Originally Posted by wesleyac
1640's CVT swerve is really cool, but I'm having trouble visualizing how it works - it looks like the belt is changing size, but I assume that there's something else at play. Can someone explain how it works? I've looked at their wiki but I still don't get how the constant velocity pulley operates...
Also, does it automatically shift in software, or does the driver manage the shifting? If it's software, what parameters are used to decide what gear to be in?
I'm not associated with 1640, but I've been watching videos of their CVT for almost a year now and I think I understand how it works. (Also from the description here
) Someone from 1640 can come and correct me if I'm wrong.
The first reduction from the CIM is a V belt. The pulley attached to the motor is spring loaded so that tension on the belt slides the belt towards the center of the pulley and the top half of the pulley up. This decreases the diameter of the driving pulley. The servo on top of the module opens and closes two rollers around the belt, which tightens and loosens the tension in the belt. This changes the diameter of the driving pulley, which changes the final gear ratio. A large encoder disc is attached under the driven pulley, and an optical sensor reads the pulses from that to measure the drive speed. I would assume they then use some function of speed to determine the optimal drive ratio, and therefore the desired tension on the belt, and use that to set the value for the servo position.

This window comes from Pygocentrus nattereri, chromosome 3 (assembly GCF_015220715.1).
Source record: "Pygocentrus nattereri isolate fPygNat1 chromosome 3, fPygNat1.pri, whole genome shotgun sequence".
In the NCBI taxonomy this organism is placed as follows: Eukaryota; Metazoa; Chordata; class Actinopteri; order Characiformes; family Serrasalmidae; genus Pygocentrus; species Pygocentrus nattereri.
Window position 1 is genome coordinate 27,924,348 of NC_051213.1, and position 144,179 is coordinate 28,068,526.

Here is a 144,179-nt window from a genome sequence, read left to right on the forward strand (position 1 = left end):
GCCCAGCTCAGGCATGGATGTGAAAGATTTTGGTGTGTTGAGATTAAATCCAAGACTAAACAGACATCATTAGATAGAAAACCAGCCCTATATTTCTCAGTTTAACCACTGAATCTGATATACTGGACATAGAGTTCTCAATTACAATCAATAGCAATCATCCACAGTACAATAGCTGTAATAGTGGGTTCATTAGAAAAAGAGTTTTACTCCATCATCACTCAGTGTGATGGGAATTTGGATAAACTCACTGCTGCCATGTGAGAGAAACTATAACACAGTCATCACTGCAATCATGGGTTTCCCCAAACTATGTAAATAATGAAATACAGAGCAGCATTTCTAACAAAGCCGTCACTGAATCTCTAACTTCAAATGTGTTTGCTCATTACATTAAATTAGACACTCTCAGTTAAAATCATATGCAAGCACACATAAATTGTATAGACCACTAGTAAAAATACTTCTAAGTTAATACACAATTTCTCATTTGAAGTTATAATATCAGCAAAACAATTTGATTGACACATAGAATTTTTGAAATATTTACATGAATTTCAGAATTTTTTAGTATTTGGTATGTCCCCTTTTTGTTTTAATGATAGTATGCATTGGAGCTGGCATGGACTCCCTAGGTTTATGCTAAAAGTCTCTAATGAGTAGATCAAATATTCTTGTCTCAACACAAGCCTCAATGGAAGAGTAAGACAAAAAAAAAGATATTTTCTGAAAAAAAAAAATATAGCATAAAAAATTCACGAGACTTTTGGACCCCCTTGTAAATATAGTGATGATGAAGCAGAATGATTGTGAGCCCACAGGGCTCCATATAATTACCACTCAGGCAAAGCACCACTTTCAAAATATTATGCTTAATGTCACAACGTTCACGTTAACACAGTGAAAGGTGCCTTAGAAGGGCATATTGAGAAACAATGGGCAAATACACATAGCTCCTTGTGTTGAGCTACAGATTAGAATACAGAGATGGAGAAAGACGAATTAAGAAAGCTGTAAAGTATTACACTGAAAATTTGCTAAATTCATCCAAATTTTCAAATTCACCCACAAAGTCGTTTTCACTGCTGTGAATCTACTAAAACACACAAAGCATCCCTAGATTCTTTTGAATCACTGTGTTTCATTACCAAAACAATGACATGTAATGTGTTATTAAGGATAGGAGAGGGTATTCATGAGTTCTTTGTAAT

Originally Posted by Noudvanbrunscho
here is a video explaning How cvt works. I am wondering How iT worked out for team 1640, What the pro's and cons are.
I imagine one con is that the V-belts carry little force back to the motor, so they can't push very hard in a pushing match. This probably isn't a big problem for a swerve, considering you can just put all your wheels at 45* angles and no one can push you anywhere. It might even be a pro if they explore using 775pros instead of CIMs for the drive motors in the future.